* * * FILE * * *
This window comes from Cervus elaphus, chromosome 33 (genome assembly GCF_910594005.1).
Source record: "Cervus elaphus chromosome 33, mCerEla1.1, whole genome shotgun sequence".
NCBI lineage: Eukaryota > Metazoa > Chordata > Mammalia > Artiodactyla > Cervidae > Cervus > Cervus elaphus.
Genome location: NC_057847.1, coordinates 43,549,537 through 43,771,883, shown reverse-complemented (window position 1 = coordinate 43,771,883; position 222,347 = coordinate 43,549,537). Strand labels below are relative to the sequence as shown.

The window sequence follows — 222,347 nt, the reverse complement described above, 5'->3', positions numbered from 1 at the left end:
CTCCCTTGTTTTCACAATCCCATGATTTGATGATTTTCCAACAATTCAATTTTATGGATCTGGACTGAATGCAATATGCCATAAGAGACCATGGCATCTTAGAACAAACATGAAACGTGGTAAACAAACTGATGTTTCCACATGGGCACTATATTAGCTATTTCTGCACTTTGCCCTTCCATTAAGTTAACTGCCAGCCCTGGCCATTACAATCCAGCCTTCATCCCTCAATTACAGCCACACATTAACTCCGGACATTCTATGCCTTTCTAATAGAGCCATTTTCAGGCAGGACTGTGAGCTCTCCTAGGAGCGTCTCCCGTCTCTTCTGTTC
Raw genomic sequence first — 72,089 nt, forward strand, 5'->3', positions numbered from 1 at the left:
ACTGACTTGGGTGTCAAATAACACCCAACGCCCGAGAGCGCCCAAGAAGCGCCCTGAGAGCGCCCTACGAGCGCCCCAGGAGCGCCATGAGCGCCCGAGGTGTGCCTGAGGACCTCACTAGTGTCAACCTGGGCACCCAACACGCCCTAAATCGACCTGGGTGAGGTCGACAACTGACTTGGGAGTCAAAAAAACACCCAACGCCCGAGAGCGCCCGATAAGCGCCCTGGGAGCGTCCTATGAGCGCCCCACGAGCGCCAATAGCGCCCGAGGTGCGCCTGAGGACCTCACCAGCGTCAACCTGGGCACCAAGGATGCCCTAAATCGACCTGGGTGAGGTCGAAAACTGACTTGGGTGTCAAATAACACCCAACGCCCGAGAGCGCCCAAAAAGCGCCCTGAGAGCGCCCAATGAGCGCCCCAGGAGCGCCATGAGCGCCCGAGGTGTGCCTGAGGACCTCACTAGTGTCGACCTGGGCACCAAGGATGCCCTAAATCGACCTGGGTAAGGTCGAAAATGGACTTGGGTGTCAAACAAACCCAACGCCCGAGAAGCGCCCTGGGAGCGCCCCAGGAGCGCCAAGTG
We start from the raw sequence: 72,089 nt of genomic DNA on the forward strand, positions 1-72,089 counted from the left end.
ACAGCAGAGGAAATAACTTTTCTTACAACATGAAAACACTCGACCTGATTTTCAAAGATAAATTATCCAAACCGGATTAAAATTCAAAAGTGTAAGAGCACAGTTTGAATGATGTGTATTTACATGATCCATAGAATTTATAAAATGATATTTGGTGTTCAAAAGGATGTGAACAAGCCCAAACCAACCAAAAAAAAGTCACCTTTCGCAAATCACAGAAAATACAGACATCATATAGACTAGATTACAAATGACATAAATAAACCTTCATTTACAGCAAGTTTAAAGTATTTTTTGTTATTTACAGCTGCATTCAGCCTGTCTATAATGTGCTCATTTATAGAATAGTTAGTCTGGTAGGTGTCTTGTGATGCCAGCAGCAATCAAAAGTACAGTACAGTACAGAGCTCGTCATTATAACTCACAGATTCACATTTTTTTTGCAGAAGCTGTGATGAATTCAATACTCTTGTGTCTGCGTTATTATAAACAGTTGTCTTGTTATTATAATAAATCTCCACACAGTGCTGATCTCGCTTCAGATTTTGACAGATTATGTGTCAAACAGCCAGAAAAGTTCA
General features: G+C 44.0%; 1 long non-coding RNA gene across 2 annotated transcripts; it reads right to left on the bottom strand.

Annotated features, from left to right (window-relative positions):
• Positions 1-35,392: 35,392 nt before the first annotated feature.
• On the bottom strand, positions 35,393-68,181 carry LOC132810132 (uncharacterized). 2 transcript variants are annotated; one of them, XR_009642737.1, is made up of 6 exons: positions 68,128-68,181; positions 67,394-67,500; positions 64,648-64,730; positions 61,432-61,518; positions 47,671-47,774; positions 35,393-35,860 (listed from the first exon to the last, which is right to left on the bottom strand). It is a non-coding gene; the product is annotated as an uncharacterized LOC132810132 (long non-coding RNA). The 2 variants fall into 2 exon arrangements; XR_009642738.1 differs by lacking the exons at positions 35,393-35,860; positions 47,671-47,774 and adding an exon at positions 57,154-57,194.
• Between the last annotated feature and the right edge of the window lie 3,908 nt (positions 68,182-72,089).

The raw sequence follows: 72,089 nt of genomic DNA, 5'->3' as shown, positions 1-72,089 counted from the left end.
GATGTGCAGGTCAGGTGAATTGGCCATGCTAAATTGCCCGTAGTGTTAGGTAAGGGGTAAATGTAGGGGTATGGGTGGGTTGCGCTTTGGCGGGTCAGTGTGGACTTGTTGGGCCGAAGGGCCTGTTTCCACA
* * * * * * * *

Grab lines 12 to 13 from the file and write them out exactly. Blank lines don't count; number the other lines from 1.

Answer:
Annotated features, from left to right (window-relative positions):
• Positions 1-35,392: 35,392 nt before the first annotated feature.